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Alaska’s Cuba pullout signals death of US-Cuba air transport market

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Alaska Airlines pulling out of Cuba signals the effective death of the market for US airlines, at least for the foreseeable future.

Alaska’s Los Angeles-Havana daily flight was a good litmus test for the viability of the US-Cuba air transport market. There will always be demand of some sort between Miami and Cuba (and, to a lesser extent, from Washington DC and New York to Havana). But if a daily Boeing 737-900 flight between the US west coast’s biggest market and the Cuban capital is not viable, then the US-Cuba market is not really viable. 

Even before the Trump administration rescinded “people-to-people” travel—which allowed individual US citizens to go to Cuba on an approved trip (there had to be some reason for the trip beyond sitting on the beach, some sort of planned educational interaction with Cubans)—the market was already proving a tough go for US airlines. Too much capacity flooded the market too quickly; the aviation infrastructure in Cuba, particularly outside Havana, needs improvement; and, yes, people-to-people trips were allowed, but no pure vacation traveling was permitted, placing an artificial ceiling on demand. Airlines’ hope had been that the restrictions would be loosened.

But instead the opposite has happened. The US government last week officially disallowed people-to-people trips. As Alaska pointed out, 80% of its passengers traveling from LAX to Havana were traveling on people-to-people trips. Alaska decided flying a mostly empty plane to Cuba made no sense. A 737-900 is too expensive an asset to be wasted.

Alaska follows US carriers Silver Airways, Spirit Airlines and Frontier Airlines in pulling out of Cuba. Another carrier, Minneapolis/St. Paul-based Sun Country Airlines, has relinquished its Department of Transportation-granted Cuba rights before even starting service to the island nation.

That leaves American Airlines, Delta Air Lines, Southwest Airlines, JetBlue Airways and United Airlines serving Cuba. They have a tough choice to make. Follow Alaska in pulling out, or continue to serve Cuba with reduced capacity to keep a foot in the market and retain flying rights? That probably means taking losses on Cuba service in the hope that, eventually, a new administration will change the rules again and the market will one day pay off.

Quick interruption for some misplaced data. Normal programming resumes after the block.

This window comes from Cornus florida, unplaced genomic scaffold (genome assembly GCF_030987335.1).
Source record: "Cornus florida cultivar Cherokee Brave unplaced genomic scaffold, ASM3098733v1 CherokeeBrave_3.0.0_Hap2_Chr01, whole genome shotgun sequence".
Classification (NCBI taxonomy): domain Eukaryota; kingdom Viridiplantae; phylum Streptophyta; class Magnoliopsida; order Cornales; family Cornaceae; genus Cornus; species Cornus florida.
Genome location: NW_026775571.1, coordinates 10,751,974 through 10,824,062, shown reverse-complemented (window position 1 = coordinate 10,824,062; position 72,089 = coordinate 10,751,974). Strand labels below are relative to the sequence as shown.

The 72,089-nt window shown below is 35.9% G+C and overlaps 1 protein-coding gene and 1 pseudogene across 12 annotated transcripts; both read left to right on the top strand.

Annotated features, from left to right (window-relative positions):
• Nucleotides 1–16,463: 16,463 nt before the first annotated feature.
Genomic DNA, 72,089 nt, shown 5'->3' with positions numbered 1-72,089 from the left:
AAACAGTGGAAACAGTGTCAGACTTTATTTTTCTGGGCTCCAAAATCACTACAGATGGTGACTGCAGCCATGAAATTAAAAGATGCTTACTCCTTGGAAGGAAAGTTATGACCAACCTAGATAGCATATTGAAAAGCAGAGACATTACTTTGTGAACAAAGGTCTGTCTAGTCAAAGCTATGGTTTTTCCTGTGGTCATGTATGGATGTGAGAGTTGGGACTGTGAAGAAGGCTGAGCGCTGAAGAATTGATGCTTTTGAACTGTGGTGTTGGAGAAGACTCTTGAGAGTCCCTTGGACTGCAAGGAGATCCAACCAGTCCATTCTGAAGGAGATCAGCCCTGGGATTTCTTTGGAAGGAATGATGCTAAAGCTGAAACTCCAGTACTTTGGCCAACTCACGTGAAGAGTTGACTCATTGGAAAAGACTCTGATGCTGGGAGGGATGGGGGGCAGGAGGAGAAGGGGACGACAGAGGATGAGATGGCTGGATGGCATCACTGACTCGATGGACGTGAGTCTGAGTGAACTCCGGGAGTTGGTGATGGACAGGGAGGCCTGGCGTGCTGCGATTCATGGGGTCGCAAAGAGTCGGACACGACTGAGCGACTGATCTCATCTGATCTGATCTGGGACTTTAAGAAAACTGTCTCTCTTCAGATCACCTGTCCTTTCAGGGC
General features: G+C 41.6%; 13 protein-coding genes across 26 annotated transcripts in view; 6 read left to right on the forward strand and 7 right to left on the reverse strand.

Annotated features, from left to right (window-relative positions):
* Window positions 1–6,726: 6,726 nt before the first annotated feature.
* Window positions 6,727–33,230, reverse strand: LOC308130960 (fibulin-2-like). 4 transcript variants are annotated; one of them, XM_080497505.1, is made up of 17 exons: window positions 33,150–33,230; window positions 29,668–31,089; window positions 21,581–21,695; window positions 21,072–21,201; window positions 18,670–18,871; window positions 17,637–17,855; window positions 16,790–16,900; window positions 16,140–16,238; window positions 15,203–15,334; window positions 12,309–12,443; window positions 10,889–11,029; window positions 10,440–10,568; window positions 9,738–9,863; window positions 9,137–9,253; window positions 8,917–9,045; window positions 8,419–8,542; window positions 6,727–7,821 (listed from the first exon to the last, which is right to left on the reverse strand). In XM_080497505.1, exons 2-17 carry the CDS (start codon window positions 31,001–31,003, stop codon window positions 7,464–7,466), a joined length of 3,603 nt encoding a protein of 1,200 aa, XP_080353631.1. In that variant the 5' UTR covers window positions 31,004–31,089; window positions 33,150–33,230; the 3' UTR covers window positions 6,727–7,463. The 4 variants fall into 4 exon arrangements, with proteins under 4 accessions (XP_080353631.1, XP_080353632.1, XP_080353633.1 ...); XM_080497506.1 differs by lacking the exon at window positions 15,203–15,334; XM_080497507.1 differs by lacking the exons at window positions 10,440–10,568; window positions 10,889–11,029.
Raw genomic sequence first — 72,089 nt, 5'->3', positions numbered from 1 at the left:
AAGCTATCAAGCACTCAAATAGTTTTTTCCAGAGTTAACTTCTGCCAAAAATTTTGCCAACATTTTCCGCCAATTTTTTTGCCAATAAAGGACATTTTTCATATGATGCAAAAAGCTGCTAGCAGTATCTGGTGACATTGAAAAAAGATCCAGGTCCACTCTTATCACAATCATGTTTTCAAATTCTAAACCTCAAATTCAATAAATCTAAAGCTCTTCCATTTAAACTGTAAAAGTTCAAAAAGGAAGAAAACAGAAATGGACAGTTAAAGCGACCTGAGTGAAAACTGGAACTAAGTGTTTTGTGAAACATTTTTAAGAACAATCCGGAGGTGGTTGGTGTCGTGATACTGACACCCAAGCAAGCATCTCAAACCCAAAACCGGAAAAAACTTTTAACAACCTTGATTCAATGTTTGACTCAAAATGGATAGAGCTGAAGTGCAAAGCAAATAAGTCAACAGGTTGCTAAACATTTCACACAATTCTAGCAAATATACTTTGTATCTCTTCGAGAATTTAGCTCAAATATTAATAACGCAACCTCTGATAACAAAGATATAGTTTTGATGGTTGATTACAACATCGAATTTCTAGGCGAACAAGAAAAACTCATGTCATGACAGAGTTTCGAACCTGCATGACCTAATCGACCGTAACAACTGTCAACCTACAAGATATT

JetBlue, in different circumstances, is taking such an approach with Puerto Rico. It had the largest presence of any airline in pre-hurricane ravaged Puerto Rico, having spent years building up a strong business there, and it does not want to give that up. It has slashed capacity to San Juan, but will keep flying to Puerto Rico so that when the island “opens for business” again, the airline will reap the rewards.

Sticking with Cuba will mean airlines slogging through the rest of the Trump years, at least, in the hope that the 2020s bring a renewed opening that allows for people-to-people trips again and ultimately pure tourism/vacation travel. My view is that American and JetBlue are the least likely to leave, Southwest is the most likely to cut the cord (the airline’s executives can’t stand flying money-losing routes for very long), and Delta and United are somewhere in between.

But the grand hopes US airlines had when they started flying to Cuba in 2016 have been dashed. The US-Cuba air transport market is simply not viable under the current circumstances.

Aaron Karp aaron.karp@penton.com

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